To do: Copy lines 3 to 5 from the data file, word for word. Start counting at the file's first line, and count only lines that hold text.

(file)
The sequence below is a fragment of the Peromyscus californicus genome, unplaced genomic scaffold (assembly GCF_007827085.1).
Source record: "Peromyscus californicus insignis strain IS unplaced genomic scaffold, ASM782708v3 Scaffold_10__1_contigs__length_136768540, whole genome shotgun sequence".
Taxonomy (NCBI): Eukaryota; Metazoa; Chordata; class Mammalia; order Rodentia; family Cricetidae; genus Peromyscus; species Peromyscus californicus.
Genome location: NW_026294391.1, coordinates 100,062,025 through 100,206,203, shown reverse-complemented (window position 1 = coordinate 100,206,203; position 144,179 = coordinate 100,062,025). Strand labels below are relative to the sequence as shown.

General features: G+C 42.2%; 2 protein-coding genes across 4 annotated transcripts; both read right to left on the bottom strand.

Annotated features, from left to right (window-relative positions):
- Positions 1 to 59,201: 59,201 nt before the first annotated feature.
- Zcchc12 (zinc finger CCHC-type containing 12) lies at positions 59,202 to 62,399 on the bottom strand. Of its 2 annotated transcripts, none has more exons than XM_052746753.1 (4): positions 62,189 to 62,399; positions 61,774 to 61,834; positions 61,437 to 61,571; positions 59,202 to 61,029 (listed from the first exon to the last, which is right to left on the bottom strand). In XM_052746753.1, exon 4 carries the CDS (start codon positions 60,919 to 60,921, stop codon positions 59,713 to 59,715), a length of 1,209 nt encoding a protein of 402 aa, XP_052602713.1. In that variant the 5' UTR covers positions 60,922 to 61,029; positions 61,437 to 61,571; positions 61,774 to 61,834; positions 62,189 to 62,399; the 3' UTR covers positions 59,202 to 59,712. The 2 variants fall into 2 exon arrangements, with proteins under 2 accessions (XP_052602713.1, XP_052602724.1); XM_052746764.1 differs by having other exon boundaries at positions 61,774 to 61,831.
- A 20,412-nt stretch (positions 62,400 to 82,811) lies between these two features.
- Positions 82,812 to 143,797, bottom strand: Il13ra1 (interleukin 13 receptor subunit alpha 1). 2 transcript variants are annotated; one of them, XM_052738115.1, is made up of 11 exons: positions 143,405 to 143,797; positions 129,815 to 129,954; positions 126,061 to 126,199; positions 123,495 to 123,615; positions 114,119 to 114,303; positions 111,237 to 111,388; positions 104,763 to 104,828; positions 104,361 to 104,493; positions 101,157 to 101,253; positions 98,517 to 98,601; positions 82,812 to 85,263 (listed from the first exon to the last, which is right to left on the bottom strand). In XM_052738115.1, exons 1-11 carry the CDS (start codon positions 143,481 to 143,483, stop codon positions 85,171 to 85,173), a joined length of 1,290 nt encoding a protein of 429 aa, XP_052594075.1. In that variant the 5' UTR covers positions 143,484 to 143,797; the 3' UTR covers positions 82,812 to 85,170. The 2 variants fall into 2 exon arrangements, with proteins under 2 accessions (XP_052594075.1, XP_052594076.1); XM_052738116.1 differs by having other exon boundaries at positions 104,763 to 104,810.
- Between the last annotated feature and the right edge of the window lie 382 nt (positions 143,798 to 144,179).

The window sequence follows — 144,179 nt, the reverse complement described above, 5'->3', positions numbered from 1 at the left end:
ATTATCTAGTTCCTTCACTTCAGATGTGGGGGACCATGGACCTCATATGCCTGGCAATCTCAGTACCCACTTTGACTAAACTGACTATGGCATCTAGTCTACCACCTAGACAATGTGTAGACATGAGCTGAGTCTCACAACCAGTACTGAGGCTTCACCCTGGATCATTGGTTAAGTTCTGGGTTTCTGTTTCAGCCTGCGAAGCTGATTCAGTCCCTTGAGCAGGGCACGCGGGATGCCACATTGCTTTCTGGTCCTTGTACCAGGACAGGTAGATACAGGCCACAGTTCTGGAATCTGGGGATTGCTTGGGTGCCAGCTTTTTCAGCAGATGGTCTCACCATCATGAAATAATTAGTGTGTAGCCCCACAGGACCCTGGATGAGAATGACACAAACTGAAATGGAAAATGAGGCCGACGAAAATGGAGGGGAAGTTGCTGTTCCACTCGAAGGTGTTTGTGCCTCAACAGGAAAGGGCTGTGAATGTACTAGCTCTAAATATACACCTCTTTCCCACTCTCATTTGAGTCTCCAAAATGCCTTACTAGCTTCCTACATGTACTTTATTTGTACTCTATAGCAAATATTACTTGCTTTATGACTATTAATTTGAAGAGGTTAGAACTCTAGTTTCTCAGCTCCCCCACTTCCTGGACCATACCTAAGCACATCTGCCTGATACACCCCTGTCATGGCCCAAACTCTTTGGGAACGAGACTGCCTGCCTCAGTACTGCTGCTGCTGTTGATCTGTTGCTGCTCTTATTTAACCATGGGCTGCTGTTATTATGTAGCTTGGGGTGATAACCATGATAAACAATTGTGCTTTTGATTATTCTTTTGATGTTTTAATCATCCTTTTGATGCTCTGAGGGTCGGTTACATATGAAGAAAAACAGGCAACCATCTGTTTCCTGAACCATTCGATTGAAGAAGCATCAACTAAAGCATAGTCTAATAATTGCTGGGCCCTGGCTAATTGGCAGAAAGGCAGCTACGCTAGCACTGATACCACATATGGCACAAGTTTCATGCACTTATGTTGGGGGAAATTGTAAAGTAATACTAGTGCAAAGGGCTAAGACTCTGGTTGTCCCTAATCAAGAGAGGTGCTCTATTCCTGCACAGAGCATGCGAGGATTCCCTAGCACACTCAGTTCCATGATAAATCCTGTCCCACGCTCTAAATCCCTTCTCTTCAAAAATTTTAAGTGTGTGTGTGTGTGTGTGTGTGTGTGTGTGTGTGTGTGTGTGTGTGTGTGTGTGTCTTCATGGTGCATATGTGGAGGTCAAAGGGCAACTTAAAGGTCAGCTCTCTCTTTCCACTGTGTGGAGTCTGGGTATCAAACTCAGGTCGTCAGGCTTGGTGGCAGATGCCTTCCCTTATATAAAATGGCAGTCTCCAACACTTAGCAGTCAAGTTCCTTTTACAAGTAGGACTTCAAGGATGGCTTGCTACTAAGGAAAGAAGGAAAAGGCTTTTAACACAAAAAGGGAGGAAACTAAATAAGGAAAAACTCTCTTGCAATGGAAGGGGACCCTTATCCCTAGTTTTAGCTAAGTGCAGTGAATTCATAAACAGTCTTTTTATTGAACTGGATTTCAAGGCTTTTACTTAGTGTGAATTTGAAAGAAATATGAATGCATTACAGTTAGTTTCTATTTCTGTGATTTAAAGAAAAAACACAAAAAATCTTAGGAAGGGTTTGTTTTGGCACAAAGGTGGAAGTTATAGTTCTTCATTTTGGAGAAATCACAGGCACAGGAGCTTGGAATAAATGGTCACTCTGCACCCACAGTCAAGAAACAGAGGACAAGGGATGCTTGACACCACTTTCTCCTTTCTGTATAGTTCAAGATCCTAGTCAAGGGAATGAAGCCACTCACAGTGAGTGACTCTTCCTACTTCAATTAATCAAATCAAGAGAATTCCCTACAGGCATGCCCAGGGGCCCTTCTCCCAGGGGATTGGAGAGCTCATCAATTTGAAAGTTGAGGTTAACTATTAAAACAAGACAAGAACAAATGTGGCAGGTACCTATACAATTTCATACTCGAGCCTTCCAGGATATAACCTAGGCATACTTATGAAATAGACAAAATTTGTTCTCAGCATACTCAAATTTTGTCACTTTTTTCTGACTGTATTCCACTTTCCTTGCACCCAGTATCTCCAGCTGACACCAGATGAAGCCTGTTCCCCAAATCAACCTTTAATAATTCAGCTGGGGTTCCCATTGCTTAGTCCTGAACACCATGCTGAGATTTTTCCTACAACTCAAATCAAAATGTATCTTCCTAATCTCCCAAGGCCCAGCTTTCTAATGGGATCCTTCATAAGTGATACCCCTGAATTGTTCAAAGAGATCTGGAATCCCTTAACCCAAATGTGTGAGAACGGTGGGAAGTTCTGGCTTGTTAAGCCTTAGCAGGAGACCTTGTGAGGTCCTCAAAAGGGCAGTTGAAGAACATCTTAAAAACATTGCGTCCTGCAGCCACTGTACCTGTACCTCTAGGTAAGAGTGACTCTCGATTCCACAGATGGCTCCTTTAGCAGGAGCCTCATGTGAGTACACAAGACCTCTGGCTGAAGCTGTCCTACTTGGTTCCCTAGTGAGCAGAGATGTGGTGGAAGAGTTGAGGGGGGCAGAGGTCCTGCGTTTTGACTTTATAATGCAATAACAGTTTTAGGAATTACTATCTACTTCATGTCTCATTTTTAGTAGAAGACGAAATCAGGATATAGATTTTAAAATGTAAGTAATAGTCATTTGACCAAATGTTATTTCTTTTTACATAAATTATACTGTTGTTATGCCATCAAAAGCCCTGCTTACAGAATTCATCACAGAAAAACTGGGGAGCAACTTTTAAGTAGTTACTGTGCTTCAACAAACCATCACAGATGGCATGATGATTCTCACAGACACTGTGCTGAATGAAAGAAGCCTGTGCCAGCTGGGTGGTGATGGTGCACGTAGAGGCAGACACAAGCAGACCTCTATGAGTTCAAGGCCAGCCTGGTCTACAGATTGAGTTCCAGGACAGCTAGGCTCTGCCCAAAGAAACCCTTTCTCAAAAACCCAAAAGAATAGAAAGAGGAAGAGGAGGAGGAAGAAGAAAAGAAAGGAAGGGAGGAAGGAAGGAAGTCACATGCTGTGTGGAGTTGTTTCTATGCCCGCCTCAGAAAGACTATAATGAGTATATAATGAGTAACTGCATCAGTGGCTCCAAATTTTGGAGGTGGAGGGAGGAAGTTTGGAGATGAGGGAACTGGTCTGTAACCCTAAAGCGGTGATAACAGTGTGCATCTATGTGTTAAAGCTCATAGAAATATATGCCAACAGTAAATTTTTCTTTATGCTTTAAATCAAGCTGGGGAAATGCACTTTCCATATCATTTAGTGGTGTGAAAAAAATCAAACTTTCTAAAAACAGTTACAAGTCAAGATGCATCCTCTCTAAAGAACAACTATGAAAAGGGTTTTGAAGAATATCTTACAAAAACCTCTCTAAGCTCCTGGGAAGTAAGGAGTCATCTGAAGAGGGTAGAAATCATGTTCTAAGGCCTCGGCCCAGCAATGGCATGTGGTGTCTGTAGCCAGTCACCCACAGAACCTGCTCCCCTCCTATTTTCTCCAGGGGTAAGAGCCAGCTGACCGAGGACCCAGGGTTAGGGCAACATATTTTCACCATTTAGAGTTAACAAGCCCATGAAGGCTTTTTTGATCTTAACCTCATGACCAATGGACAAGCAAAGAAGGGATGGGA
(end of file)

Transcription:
Taxonomy (NCBI): Eukaryota; Metazoa; Chordata; class Mammalia; order Rodentia; family Cricetidae; genus Peromyscus; species Peromyscus californicus.
Genome location: NW_026294391.1, coordinates 100,062,025 through 100,206,203, shown reverse-complemented (window position 1 = coordinate 100,206,203; position 144,179 = coordinate 100,062,025). Strand labels below are relative to the sequence as shown.

General features: G+C 42.2%; 2 protein-coding genes across 4 annotated transcripts; both read right to left on the bottom strand.